The Shoulder part II



Here is the second installment of Jason Highbarger’s post on the shoulder.  The first can be found here.


To better understand this injury, some knowledge of shoulder anatomy and that of the biceps brachii muscle is needed.  (For a short and very easy to follow CGI video of the inner workings of the shoulder, click here.  It will provide a solid mental image when reading further.)

There are three primary bones within the shoulder girdle; the clavicle (collarbone), scapula (shoulder blade) and humerus (upper arm bone).  The top of the humerus fits into a very small, shallow cavity on the scapula called the glenoid fossa.  The roof of the shoulder is formed by a part of the scapula called the acromion.

There are three primary joints within the shoulder complex (glenohumeral, acromioclavicular, sternoclavicular) and one false joint (scapulothoracic).

Of particular interest is the glenohumeral joint (GHJ).  It is considered the main shoulder joint and provides the greatest mobility.  Commonly referred to as a “ball-and-socket” type joint, the GHJ is not a true ball-and-socket like the hip; the hip is a weight bearing joint and the shoulder is a suspension joint.  In the GHJ, the head of the arm bone is quite large in comparison to the glenoid cavity and is closer to that of a golf-ball sitting on a golf-tee.  The “ball” of the joint is the top, almost perfectly rounded head of the humerus, and the “tee” is the very small & shallow dish-shaped glenoid cavity of the scapula, into which the ball fits.  Both are covered with a hard & shiny articular cartilage that protects the bone underneath.

True to the “golf ball on a tee” analogy, the glenoid fossa comes in very little contact with the round head of the humerus, resulting in only one third of the head being in contact with the fossa at any one time.  While adding to the joint’s mobility, this poor fit also makes the joint unstable.  Thus, it is up to the soft tissues in the joint to maintain stability and mobility.  These include the articular capsule, bursa, glenoid labrum, ligaments, and muscles and tendons of the rotator cuff.

Playing a critical roll, (and of importance in this discussion), is the glenoid labrum; a unique rim of circumferential fibrocartilage attached to the periphery of the glenoid cavity.  It effectively increases the cavity’s area and depth, while also serving as the primary attachment site for the shoulder capsule, glenohumeral ligaments, and often the long head of biceps tendon.

The stability of the glenohumeral joint (GHJ) depends on keeping the humeral head (“ball”) centered in the glenoid fossa (“socket”).  The humerus is held in place with ligaments, tendons, and muscles, although mainly the muscles and tendons of the rotator cuff.

The rotator cuff is a group of four small muscles: supraspinatus, subscapularis, infraspinatus, teres minor, and their tendons that originate on the scapula and attach to the humerus.  These envelop the GHJ and function together as a unit to compress the head of the humerus into the glenoid fossa, adding power and stability to the shoulder while in motion.  The rotator cuff muscles also allow the upper arm to move in all directions.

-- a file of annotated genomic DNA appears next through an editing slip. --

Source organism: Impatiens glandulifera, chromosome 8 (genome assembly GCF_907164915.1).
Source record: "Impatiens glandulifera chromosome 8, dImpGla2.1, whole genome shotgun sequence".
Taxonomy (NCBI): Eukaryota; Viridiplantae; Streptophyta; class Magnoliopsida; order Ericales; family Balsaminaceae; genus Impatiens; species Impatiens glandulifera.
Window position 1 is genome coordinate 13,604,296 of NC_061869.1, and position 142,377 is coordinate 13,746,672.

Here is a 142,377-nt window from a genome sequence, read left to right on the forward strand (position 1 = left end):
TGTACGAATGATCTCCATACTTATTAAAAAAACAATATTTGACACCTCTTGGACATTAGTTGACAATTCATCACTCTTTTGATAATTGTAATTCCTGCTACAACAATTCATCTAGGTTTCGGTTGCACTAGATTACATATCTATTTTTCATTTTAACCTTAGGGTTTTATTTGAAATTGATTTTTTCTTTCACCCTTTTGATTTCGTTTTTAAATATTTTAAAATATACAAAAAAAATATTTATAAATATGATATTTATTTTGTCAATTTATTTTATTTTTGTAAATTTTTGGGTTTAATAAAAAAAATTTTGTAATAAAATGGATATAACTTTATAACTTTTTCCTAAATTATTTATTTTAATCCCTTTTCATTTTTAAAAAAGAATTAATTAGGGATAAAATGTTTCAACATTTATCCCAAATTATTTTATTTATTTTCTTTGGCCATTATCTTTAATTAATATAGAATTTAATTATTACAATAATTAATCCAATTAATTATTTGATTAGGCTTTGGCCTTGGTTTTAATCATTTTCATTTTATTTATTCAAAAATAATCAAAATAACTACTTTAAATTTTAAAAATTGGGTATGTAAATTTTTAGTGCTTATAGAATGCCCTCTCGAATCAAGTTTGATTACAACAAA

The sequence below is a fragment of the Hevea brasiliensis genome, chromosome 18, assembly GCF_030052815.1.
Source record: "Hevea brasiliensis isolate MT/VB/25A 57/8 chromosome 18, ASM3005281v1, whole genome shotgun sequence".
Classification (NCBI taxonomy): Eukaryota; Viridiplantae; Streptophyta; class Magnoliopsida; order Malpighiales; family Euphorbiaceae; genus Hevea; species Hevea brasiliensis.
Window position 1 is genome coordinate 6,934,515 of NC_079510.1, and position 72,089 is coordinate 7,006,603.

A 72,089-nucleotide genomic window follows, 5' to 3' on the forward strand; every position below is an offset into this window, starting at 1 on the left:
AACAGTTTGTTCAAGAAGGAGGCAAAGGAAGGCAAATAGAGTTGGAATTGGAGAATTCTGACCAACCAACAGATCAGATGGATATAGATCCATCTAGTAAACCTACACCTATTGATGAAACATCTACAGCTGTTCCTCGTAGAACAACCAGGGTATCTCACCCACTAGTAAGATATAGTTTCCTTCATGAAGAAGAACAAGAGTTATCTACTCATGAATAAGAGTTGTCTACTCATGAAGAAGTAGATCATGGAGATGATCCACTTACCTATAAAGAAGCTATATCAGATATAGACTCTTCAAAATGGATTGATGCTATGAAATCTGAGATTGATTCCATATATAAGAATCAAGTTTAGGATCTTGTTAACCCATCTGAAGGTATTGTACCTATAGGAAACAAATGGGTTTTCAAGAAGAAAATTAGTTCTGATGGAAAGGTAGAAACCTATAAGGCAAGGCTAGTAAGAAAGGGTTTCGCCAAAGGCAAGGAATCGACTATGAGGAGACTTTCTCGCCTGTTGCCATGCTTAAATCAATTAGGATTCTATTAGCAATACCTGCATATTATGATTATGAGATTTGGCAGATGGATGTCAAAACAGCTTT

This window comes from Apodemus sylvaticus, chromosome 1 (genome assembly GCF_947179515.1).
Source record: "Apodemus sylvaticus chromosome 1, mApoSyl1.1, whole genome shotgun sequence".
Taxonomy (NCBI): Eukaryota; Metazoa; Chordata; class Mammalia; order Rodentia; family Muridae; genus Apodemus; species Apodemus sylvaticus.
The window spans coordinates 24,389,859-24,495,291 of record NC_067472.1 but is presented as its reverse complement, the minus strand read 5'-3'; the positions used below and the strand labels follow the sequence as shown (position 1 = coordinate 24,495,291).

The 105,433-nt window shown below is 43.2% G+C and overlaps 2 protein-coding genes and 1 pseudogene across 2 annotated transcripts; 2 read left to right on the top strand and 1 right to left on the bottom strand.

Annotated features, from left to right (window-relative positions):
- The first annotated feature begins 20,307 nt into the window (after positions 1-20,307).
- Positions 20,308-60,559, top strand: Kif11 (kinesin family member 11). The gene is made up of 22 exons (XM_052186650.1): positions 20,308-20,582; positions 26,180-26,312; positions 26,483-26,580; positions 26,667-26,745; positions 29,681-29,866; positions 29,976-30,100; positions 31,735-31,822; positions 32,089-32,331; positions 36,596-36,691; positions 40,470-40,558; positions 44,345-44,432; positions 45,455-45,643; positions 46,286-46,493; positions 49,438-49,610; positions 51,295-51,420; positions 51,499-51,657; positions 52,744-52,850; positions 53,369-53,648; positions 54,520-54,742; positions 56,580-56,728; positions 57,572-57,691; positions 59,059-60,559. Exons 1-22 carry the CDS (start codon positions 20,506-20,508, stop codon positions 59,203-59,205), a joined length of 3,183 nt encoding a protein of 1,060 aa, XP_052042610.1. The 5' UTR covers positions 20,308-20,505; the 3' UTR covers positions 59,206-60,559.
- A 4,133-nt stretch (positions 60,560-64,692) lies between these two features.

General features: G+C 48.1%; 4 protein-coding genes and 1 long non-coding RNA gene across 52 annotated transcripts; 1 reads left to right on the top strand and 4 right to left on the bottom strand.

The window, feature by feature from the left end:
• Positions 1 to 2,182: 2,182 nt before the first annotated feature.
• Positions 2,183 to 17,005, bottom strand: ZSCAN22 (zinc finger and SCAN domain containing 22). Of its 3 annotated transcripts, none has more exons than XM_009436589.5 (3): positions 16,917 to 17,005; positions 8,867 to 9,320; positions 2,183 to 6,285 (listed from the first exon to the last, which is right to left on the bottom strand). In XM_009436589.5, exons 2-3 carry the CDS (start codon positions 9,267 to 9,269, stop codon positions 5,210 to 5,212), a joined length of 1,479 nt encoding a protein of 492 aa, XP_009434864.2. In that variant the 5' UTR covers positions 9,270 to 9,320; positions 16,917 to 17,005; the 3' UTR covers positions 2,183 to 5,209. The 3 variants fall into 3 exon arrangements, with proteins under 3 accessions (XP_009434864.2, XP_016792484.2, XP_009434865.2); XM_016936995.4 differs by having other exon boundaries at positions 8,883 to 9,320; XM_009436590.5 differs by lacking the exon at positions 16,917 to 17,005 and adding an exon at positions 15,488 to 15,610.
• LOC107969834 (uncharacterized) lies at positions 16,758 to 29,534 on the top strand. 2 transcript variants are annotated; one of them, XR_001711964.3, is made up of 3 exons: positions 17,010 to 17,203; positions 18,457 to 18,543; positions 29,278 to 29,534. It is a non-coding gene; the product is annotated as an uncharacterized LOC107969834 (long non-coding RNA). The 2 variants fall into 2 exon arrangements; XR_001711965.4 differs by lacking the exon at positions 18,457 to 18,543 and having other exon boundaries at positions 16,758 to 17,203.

The biceps (meaning “two headed”) muscle consists of a short head and long head and goes from the shoulder to the elbow on the front of the upper arm.  The muscles forming the short and long heads stay separate until just above the elbow where they unite.  Two separate tendons connect the upper part of the biceps muscle to the shoulder, and one tendon connects the lower part of the biceps muscle to the elbow.

The short head of the biceps connects at the shoulder on the corocoid process (a small bony knob of the scapula just in front of the shoulder) and passes under the deltoid (shoulder muscle).

The long head of the biceps attaches to the top of the glenoid, often at the labrum.  Beginning at the glenoid, the tendon of the long head of the biceps (LBT) travels down the front of the upper arm and runs within the bicipital groove near the top of the humerus where it is held in place by the transverse humeral ligament (THL).  It is here that this “slip” phenomenon of the LBT seems to occur.

Of the ten local athletes who had this problem, (6 female, 4 male), in nine the tendon slipped forward (anteriorly), in one the tendon slipped behind (posteriorly).

Another integral component to the power and stability of the shoulder joint, and of relevance in this discussion, is the Ligamentous Pulley System.  The Ligamentous Pulley System is an important stabilizing complex and support structure comprised of the coracohumeral ligament, glenohumeral ligaments (superior, medial, inferior, posterior), subscapularis tendon, and supraspinatus tendon.  These combine to form an important suspension sling and sheath surrounding the LBT near the bicipital groove and are believed to act as a pulley, which is critical in keeping the biceps tendon from subluxating (slipping) or dislocating.  Injuries to this structure have been termed “pulley lesions”.

The next installment will focus on the symptoms.


Hang Squat Clean

Work up to a 1RM, drop to 85% of that 1RM and do 5 more repetitions.





Gents use 95#, ladies use 65#.